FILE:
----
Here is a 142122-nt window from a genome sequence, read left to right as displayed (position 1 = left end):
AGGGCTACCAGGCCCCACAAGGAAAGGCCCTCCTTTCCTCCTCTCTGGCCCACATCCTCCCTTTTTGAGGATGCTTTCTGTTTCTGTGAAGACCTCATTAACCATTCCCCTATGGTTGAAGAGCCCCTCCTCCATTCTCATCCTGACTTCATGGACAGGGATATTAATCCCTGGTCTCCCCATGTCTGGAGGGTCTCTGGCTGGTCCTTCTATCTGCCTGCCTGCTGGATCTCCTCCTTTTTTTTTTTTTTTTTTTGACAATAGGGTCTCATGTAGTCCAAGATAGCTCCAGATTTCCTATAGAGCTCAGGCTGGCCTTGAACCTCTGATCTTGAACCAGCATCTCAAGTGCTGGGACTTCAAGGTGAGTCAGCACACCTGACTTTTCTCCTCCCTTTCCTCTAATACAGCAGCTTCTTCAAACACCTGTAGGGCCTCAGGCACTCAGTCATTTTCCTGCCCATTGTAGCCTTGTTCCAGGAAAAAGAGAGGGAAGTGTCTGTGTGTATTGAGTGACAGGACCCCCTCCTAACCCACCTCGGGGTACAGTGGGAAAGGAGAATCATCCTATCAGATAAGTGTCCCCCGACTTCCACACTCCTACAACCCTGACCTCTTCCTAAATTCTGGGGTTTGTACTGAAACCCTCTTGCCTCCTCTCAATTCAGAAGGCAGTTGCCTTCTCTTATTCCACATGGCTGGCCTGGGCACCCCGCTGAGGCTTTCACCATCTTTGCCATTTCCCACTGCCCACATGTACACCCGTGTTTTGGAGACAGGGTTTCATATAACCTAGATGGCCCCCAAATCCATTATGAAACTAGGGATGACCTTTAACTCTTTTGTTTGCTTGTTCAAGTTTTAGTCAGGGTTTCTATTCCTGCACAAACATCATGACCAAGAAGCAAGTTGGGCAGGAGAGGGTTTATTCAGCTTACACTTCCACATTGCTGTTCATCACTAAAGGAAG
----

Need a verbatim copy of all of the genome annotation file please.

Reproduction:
Here is a 142122-nt window from a genome sequence, read left to right as displayed (position 1 = left end):
AGGGCTACCAGGCCCCACAAGGAAAGGCCCTCCTTTCCTCCTCTCTGGCCCACATCCTCCCTTTTTGAGGATGCTTTCTGTTTCTGTGAAGACCTCATTAACCATTCCCCTATGGTTGAAGAGCCCCTCCTCCATTCTCATCCTGACTTCATGGACAGGGATATTAATCCCTGGTCTCCCCATGTCTGGAGGGTCTCTGGCTGGTCCTTCTATCTGCCTGCCTGCTGGATCTCCTCCTTTTTTTTTTTTTTTTTTTGACAATAGGGTCTCATGTAGTCCAAGATAGCTCCAGATTTCCTATAGAGCTCAGGCTGGCCTTGAACCTCTGATCTTGAACCAGCATCTCAAGTGCTGGGACTTCAAGGTGAGTCAGCACACCTGACTTTTCTCCTCCCTTTCCTCTAATACAGCAGCTTCTTCAAACACCTGTAGGGCCTCAGGCACTCAGTCATTTTCCTGCCCATTGTAGCCTTGTTCCAGGAAAAAGAGAGGGAAGTGTCTGTGTGTATTGAGTGACAGGACCCCCTCCTAACCCACCTCGGGGTACAGTGGGAAAGGAGAATCATCCTATCAGATAAGTGTCCCCCGACTTCCACACTCCTACAACCCTGACCTCTTCCTAAATTCTGGGGTTTGTACTGAAACCCTCTTGCCTCCTCTCAATTCAGAAGGCAGTTGCCTTCTCTTATTCCACATGGCTGGCCTGGGCACCCCGCTGAGGCTTTCACCATCTTTGCCATTTCCCACTGCCCACATGTACACCCGTGTTTTGGAGACAGGGTTTCATATAACCTAGATGGCCCCCAAATCCATTATGAAACTAGGGATGACCTTTAACTCTTTTGTTTGCTTGTTCAAGTTTTAGTCAGGGTTTCTATTCCTGCACAAACATCATGACCAAGAAGCAAGTTGGGCAGGAGAGGGTTTATTCAGCTTACACTTCCACATTGCTGTTCATCACTAAAGGAAG